Indian Government Should Declare Country’s Air Pollution Problem A Public Health Emergency

Washington Post: I’m a chest surgeon in India. It’s clear that pollution is a health emergency.
Arvind Kumar, surgeon at Sir Ganga Ram Hospital in New Delhi and founder of the Lung Care Foundation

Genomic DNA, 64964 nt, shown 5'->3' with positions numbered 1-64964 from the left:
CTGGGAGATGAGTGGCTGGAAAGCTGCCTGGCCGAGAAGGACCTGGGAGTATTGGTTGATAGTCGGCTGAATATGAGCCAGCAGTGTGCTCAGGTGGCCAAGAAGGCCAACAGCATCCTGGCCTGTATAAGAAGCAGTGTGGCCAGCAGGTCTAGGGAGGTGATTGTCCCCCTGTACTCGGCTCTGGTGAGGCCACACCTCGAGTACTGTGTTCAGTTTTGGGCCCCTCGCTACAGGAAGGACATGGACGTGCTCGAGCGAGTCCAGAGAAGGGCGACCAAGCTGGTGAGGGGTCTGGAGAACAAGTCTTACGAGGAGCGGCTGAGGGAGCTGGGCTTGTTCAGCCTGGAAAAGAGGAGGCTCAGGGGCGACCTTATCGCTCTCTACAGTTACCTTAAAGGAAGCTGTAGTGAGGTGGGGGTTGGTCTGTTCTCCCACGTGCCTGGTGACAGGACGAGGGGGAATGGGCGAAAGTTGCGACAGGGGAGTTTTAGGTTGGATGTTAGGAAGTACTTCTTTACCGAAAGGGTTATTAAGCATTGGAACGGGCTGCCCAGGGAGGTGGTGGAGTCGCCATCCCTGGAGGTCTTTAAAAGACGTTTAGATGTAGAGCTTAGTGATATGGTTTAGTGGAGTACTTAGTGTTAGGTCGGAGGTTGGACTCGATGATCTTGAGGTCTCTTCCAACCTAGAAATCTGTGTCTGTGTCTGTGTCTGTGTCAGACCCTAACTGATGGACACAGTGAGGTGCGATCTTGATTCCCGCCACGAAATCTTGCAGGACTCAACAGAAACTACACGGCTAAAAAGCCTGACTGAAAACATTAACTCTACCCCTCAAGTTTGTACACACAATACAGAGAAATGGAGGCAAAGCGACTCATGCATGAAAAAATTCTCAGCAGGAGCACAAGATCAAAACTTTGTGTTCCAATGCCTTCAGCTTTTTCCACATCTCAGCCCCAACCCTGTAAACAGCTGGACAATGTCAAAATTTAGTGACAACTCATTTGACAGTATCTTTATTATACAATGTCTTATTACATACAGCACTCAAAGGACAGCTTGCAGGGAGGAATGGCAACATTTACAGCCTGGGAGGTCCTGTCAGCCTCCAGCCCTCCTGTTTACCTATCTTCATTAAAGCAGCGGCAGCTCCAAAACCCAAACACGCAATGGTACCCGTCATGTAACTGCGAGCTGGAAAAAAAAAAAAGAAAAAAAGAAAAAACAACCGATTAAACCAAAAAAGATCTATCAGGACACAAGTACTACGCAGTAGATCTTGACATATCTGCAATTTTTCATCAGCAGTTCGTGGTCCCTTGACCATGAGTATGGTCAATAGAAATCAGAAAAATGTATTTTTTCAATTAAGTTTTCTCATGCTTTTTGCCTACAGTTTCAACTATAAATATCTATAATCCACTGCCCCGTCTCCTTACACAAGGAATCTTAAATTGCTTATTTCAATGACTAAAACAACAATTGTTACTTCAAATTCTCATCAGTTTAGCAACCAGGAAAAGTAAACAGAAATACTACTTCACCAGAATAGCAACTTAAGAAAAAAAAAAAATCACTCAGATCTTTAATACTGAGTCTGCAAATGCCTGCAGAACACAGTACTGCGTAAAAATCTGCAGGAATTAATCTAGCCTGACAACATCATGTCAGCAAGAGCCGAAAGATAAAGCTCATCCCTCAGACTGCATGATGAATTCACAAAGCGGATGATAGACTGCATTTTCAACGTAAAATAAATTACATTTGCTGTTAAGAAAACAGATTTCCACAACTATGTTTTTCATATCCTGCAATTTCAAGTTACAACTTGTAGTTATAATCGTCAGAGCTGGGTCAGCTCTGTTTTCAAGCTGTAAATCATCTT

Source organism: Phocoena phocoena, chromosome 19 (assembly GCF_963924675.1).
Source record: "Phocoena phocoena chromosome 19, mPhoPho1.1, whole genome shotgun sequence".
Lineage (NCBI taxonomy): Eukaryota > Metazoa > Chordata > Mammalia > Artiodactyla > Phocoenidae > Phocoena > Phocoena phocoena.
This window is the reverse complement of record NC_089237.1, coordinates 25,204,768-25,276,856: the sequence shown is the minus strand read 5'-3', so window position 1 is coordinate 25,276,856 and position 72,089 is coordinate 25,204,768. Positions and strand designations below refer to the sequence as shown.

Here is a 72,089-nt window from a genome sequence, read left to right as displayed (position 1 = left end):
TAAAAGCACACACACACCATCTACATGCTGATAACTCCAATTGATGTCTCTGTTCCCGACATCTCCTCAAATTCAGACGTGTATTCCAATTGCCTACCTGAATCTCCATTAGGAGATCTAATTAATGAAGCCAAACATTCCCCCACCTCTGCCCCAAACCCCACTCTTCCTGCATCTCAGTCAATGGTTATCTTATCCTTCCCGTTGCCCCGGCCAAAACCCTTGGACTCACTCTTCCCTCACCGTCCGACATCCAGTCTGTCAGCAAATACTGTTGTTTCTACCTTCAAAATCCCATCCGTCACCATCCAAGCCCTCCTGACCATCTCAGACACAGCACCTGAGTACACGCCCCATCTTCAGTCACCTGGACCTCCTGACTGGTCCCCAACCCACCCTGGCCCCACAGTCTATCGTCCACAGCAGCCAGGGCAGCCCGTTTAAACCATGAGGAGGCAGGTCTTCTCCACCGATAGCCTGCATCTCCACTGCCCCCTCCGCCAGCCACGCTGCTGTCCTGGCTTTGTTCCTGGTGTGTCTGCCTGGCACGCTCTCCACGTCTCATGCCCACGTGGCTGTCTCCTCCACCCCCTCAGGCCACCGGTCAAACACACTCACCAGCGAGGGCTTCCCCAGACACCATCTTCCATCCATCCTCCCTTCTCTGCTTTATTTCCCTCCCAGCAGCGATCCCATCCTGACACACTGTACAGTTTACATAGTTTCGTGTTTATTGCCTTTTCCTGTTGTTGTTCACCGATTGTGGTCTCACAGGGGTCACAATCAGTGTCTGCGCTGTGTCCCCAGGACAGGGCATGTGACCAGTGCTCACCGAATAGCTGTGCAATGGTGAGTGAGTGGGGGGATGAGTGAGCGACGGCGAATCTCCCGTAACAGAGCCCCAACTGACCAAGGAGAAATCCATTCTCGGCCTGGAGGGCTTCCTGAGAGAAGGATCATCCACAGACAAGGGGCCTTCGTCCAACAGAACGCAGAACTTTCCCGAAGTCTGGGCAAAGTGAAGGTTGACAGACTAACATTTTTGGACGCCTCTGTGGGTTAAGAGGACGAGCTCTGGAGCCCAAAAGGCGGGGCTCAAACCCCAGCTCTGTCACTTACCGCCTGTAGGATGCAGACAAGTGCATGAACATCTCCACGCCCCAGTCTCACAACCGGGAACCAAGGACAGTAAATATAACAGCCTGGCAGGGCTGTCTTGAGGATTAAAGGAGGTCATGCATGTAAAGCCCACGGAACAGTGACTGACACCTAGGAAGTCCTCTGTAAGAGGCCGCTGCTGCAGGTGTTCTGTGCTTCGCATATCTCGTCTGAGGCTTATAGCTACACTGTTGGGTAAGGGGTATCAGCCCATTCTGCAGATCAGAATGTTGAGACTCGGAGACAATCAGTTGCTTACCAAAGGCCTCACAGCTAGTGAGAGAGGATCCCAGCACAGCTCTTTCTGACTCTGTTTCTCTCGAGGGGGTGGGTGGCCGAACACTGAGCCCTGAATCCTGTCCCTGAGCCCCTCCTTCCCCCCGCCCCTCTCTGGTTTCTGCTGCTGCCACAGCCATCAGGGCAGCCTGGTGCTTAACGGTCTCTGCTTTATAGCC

“…[I]t is time to call India’s deadly pollution crisis a public health emergency. … The government must declare an emergency and swiftly enact transformational change in policies regarding energy and transportation, the two main contributors to air pollution. … If India’s government declared a public health emergency, it would increase awareness and safety measures among the public. The emergency declaration should come with clear guidelines for the public regarding when to avoid outdoor activity and when to keep children indoors. Such a declaration would also add heavy public pressure on government officials to clean up India’s air. We know that stringent air pollution control measures work — they have effectively cleaned the air of many developed countries. In contrast, in low- and middle-income countries, 98 percent of all children under five live in areas where air pollution levels exceed the World Health Organization’s guidelines. India is among the worst affected countries, with 14 of the 15 most polluted cities in the world in 2016. … It is time for the human race to keep fossil fuels in the ground and shift completely to the abundant and clean above-ground sources of energy such as sun, water, and wind. This is the only way to ensure the gift of clean air to our children. Our future depends on it” (2/13).

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